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NEXT Lab director gains access, insight into U.S. Nuclear Navy operations


Dr. Rusty Towell aboard a U.S. Navy aircraft carrier
Dr. Rusty Towell, center, aboard a U.S. Navy aircraft carrier

Abilene Christian University is breaking new ground with its Nuclear Energy eXperimental Testing Laboratory, or  NEXT Lab, creating exciting opportunities for students and faculty. A key example is Dr. Rusty Towell’s recent invitation to the U.S. Navy’s Distinguished Visitor Program, allowing a behind-the-scenes look at the world’s most experienced operator of nuclear reactors.

As part of the program, Towell, professor of engineering and physics and director of NEXT Lab, spent time aboard a nuclear-powered aircraft carrier based in San Diego. He witnessed flight operations, toured engineering spaces, and got an up-close view of the intensive training and safety protocols that have allowed the Nuclear Navy to operate thousands of reactor-years without a single nuclear incident.

The Navy’s outreach reconnects Towell to his own service as a former nuclear instructor for the military after graduating from ACU in 1990. But this time, the experience holds new significance for ACU’s future in helping meet workforce needs for the advanced nuclear industry.

Under a sponsored research agreement with Natura Resources, ACU’s NEXT Lab will house one of the only advanced reactors designed specifically for training the next generation of operators and pioneers, Towell said. 

The lab’s mission is to provide global solutions to the world’s need for energy, water and medical isotopes by advancing the technology of molten salt reactors while educating future leaders in nuclear science and engineering. The first-of-its-kind, liquid-fueled molten salt reactor will have numerous applications because of its small size and portability.

Connections such as Towell’s are providing valuable assistance to students as they explore their post-graduation career paths.

“In addition to our cutting-edge work on molten salt reactors, we have an opportunity to become a unique pipeline for developing the nuclear workforce of the future,” he said.

The military has been the driving force behind harnessing nuclear power for practical uses like powering submarines and ships. “As we develop safety protocols for NEXT Lab, we’re looking to world leaders in safety, and no one’s operated more reactors longer and more safely than the U.S. Navy.”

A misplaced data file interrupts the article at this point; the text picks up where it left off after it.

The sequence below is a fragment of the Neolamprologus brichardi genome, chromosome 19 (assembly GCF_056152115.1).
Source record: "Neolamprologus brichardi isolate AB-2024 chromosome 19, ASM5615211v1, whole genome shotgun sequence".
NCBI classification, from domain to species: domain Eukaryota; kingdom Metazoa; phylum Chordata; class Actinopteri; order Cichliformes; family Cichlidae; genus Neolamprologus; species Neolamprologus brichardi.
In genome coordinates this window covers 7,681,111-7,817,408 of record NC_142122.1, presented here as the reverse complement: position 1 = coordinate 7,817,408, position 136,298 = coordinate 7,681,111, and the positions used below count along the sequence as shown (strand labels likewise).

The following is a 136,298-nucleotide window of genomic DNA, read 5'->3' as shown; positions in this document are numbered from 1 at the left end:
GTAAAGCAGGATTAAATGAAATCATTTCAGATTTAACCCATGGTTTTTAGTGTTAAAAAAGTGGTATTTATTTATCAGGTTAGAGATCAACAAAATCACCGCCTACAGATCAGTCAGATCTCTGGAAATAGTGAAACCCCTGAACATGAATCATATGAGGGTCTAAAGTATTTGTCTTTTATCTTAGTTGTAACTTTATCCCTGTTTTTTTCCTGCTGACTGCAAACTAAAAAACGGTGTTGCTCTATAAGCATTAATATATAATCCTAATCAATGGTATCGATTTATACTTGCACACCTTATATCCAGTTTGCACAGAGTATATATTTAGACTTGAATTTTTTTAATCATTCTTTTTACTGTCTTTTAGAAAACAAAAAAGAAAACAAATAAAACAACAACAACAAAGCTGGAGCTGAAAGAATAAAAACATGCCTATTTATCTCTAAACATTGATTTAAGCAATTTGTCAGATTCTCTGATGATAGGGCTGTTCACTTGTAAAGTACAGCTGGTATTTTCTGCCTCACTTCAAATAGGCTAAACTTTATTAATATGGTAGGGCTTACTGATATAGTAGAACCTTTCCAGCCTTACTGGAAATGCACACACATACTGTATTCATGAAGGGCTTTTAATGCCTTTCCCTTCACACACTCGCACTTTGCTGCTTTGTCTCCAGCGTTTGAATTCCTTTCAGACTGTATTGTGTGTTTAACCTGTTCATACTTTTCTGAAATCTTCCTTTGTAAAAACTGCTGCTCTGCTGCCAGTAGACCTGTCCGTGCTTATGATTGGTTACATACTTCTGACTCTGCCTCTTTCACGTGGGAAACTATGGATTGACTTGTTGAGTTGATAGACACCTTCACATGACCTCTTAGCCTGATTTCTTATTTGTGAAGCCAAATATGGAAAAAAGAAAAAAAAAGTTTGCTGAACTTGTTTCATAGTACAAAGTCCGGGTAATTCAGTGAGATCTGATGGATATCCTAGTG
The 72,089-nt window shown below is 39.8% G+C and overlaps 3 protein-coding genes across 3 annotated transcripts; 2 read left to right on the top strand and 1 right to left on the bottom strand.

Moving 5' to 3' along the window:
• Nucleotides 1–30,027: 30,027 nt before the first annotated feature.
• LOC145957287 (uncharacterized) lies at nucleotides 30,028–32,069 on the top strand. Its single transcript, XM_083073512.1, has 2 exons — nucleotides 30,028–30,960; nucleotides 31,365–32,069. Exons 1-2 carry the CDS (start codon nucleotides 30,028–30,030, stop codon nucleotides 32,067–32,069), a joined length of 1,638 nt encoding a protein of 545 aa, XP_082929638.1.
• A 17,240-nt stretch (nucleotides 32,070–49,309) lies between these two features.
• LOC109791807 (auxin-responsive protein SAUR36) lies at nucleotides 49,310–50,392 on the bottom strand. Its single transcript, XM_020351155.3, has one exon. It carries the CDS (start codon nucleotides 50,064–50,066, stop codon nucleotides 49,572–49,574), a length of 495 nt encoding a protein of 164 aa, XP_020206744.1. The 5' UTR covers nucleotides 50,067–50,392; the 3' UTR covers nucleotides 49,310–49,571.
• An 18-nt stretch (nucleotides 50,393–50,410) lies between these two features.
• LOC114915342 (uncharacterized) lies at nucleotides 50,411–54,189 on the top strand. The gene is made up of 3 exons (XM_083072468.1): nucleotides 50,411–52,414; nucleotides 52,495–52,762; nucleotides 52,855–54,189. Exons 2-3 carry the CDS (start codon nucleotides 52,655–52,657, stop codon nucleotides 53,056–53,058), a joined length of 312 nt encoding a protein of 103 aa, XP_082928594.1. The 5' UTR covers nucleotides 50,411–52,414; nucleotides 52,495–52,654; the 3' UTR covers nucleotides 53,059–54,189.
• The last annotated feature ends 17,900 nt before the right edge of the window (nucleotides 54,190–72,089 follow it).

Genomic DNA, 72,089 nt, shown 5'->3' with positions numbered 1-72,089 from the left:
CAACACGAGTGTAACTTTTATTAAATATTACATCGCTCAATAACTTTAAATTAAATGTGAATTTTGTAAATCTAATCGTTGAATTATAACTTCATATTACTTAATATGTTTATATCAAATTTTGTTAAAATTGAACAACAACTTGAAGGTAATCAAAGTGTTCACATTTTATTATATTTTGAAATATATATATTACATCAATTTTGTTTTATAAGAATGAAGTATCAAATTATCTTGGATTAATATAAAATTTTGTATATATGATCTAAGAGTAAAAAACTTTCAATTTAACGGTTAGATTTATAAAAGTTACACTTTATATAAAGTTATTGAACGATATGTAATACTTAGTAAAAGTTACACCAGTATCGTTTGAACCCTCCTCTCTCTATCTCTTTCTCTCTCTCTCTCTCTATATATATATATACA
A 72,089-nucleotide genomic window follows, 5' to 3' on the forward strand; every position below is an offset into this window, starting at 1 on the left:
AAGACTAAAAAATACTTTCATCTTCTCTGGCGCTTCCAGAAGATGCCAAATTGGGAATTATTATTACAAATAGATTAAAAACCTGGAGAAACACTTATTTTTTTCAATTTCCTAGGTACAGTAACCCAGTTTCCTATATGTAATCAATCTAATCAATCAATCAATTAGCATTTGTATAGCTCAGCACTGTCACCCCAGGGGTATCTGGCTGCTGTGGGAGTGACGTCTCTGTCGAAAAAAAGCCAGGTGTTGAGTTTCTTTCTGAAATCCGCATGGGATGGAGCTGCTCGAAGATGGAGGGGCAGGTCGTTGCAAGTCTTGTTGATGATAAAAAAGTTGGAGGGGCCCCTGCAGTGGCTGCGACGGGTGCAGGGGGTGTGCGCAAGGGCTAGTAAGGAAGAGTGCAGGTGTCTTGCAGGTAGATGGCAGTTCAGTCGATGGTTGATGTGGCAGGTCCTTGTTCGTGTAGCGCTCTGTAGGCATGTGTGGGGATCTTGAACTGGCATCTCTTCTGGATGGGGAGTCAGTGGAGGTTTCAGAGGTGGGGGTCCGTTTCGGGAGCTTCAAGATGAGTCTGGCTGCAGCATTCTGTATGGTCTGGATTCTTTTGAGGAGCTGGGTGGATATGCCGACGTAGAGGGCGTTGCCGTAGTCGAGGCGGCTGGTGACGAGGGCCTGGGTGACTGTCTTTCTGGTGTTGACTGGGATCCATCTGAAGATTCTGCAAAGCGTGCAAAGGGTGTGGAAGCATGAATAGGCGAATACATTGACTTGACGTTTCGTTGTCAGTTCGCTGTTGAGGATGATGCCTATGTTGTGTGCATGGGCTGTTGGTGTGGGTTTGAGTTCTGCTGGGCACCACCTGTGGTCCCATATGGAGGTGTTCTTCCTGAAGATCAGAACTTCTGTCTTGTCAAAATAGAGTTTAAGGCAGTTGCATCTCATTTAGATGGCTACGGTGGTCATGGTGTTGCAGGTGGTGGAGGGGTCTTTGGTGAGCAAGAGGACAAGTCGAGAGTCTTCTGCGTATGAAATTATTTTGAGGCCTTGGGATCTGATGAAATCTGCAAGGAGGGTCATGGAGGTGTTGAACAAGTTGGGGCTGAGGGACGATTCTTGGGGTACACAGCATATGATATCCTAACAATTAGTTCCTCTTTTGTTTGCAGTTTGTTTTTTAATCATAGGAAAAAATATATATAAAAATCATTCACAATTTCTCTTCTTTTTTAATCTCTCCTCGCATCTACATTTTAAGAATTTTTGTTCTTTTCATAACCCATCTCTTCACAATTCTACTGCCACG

Towell’s aircraft carrier visit allowed him to observe first-hand the Navy’s nuclear operational mindset – one ACU hopes to instill as it trains students on its advanced reactor. From the officers managing a ship’s nuclear propulsion to a sailor inspecting a simple valve, the highest standards of safety and accountability permeate every role.

It’s a culture of uncompromising vigilance, Towell noted. “Every individual, whether manning a console or changing an air filter, understands their role in the bigger nuclear safety picture. That’s the level of safety ownership we need to develop with our students for advanced reactors.”

While ACU already has alumni serving in the military’s nuclear program, Towell’s invitation underscores how the university’s national profile and opportunities are expanding thanks to NEXT Lab.

As ACU builds expertise around advanced nuclear operations and develops curriculum in this cutting-edge field, more students will be able to explore related career paths – from military, to private industry, to entrepreneurship.

“Our students want to make an impact,” said Towell. “NEXT Lab, powered by Natura Resources, will give them unrivaled hands-on experience to change the world through advanced nuclear solutions – and carry that spirit of operational excellence into any field they pursue.”

–Robin Saylor

April 9, 2024

Learn more about NEXT Lab

Learn more about Natura Resources

Learn more about the Department of Engineering and Physics

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